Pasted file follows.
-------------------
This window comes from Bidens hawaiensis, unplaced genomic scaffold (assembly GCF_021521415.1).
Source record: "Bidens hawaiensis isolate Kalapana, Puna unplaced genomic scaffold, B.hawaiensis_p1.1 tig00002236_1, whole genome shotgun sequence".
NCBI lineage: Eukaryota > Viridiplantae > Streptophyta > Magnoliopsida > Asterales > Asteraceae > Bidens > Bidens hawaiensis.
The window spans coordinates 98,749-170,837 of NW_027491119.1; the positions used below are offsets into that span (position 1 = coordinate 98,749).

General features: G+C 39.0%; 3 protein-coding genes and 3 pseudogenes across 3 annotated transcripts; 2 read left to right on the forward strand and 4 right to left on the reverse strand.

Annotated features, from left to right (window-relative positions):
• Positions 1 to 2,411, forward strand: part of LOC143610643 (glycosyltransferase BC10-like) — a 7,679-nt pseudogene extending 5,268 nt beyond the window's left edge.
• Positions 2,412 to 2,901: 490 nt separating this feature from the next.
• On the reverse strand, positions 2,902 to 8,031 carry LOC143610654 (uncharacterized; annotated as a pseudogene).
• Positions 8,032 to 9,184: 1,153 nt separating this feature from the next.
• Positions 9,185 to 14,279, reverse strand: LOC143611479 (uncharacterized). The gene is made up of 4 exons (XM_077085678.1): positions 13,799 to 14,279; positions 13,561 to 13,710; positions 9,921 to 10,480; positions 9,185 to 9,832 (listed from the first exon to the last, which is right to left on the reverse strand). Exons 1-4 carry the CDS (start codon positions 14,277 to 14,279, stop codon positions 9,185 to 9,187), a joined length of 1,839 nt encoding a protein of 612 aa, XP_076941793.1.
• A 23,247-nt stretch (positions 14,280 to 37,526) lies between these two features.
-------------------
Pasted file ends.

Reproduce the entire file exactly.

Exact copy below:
This window comes from Bidens hawaiensis, unplaced genomic scaffold (assembly GCF_021521415.1).
Source record: "Bidens hawaiensis isolate Kalapana, Puna unplaced genomic scaffold, B.hawaiensis_p1.1 tig00002236_1, whole genome shotgun sequence".
NCBI lineage: Eukaryota > Viridiplantae > Streptophyta > Magnoliopsida > Asterales > Asteraceae > Bidens > Bidens hawaiensis.
The window spans coordinates 98,749-170,837 of NW_027491119.1; the positions used below are offsets into that span (position 1 = coordinate 98,749).

General features: G+C 39.0%; 3 protein-coding genes and 3 pseudogenes across 3 annotated transcripts; 2 read left to right on the forward strand and 4 right to left on the reverse strand.

Annotated features, from left to right (window-relative positions):
• Positions 1 to 2,411, forward strand: part of LOC143610643 (glycosyltransferase BC10-like) — a 7,679-nt pseudogene extending 5,268 nt beyond the window's left edge.
• Positions 2,412 to 2,901: 490 nt separating this feature from the next.
• On the reverse strand, positions 2,902 to 8,031 carry LOC143610654 (uncharacterized; annotated as a pseudogene).
• Positions 8,032 to 9,184: 1,153 nt separating this feature from the next.
• Positions 9,185 to 14,279, reverse strand: LOC143611479 (uncharacterized). The gene is made up of 4 exons (XM_077085678.1): positions 13,799 to 14,279; positions 13,561 to 13,710; positions 9,921 to 10,480; positions 9,185 to 9,832 (listed from the first exon to the last, which is right to left on the reverse strand). Exons 1-4 carry the CDS (start codon positions 14,277 to 14,279, stop codon positions 9,185 to 9,187), a joined length of 1,839 nt encoding a protein of 612 aa, XP_076941793.1.
• A 23,247-nt stretch (positions 14,280 to 37,526) lies between these two features.